Holy cow, how did I miss this? On Saturday, engineers sent commands to the Wide Field/Planetary Camera 2 (Hubble's main camera since the Advanced Camera for Surveys suffered a short a while back) to wake it up:
Additional commanding allowed engineers on the ground to assess the instrument's state of health and verify the contents of the camera's microprocessor memory. All systems are poised to begin acquiring science data later today.
The first observations made will be for data calibration purposes. The team at the Space Telescope Science Institute, which manages Hubble science, expects to release an image late next week.
I'm glad I spotted this on Emily's blog. Sadly, there's no RSS feed on that page from NASA (sigh). But I'll try to stay on top of this; I imagine NASA will send out a press notice when the new images are released.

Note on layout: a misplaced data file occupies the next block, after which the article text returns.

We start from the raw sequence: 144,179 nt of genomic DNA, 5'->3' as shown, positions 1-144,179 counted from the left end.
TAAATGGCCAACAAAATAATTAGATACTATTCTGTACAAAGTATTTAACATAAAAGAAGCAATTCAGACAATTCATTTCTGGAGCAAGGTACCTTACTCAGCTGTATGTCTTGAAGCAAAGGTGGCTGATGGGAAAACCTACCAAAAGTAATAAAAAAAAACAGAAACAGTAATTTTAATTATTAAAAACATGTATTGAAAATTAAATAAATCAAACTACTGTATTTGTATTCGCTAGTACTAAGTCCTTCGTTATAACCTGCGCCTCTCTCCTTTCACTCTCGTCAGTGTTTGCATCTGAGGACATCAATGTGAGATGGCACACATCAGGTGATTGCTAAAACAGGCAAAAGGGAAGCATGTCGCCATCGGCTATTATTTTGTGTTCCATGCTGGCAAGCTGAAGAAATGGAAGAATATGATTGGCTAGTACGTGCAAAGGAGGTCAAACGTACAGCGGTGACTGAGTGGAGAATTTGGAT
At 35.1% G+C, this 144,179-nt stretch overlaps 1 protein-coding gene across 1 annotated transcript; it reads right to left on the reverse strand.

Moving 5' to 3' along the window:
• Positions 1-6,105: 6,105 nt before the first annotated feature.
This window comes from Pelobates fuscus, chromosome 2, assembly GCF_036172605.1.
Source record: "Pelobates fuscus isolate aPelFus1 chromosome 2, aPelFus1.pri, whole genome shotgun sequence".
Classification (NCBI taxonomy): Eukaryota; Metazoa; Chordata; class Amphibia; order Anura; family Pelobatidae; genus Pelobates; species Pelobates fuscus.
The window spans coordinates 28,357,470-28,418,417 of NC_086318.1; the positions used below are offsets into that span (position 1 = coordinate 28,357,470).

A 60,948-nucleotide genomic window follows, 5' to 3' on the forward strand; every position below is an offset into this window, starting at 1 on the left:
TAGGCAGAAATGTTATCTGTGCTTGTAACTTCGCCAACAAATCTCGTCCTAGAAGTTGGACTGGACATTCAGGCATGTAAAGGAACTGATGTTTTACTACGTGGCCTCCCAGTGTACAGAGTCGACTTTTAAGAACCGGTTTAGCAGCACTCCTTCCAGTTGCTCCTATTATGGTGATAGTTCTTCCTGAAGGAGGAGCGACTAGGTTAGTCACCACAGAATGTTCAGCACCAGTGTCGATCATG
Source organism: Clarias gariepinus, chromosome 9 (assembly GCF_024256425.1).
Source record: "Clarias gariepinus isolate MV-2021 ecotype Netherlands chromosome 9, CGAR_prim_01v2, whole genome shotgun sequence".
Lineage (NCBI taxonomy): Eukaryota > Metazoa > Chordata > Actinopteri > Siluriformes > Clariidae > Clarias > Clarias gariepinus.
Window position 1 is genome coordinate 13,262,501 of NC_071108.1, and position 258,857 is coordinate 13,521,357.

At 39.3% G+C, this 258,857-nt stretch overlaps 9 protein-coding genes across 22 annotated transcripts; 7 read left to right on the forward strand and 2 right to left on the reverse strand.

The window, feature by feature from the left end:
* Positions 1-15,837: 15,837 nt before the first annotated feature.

We're not all the way home yet -- the Shuttle still needs to get up there and place out a lot of equipment, including installing a backup for the backup that's now being used to control the cameras. Still...
Yay! Congrats to the engineers at Goddard Space Flight Center and NASA!